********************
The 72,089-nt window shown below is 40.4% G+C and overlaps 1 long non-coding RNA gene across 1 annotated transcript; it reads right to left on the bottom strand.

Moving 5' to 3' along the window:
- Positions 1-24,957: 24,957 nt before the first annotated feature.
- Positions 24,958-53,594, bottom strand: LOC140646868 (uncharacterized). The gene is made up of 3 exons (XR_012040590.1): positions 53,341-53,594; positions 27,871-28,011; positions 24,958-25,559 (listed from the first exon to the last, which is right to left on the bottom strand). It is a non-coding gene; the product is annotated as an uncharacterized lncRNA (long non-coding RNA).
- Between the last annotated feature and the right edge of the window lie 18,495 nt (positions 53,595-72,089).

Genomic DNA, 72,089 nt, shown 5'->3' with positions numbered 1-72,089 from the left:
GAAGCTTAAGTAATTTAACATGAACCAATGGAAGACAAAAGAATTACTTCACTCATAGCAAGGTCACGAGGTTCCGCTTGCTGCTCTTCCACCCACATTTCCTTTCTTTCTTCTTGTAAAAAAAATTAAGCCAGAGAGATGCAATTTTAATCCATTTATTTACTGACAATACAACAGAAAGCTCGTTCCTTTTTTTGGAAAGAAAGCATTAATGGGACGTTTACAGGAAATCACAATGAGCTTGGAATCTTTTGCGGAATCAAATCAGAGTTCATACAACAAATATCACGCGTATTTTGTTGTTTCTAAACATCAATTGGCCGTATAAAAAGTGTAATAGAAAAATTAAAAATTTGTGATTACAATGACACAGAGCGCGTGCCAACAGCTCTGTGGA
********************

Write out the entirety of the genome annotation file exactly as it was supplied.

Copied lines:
The 72,089-nt window shown below is 40.4% G+C and overlaps 1 long non-coding RNA gene across 1 annotated transcript; it reads right to left on the bottom strand.

Moving 5' to 3' along the window:
- Positions 1-24,957: 24,957 nt before the first annotated feature.
- Positions 24,958-53,594, bottom strand: LOC140646868 (uncharacterized). The gene is made up of 3 exons (XR_012040590.1): positions 53,341-53,594; positions 27,871-28,011; positions 24,958-25,559 (listed from the first exon to the last, which is right to left on the bottom strand). It is a non-coding gene; the product is annotated as an uncharacterized lncRNA (long non-coding RNA).
- Between the last annotated feature and the right edge of the window lie 18,495 nt (positions 53,595-72,089).

Genomic DNA, 72,089 nt, shown 5'->3' with positions numbered 1-72,089 from the left:
GAAGCTTAAGTAATTTAACATGAACCAATGGAAGACAAAAGAATTACTTCACTCATAGCAAGGTCACGAGGTTCCGCTTGCTGCTCTTCCACCCACATTTCCTTTCTTTCTTCTTGTAAAAAAAATTAAGCCAGAGAGATGCAATTTTAATCCATTTATTTACTGACAATACAACAGAAAGCTCGTTCCTTTTTTTGGAAAGAAAGCATTAATGGGACGTTTACAGGAAATCACAATGAGCTTGGAATCTTTTGCGGAATCAAATCAGAGTTCATACAACAAATATCACGCGTATTTTGTTGTTTCTAAACATCAATTGGCCGTATAAAAAGTGTAATAGAAAAATTAAAAATTTGTGATTACAATGACACAGAGCGCGTGCCAACAGCTCTGTGGA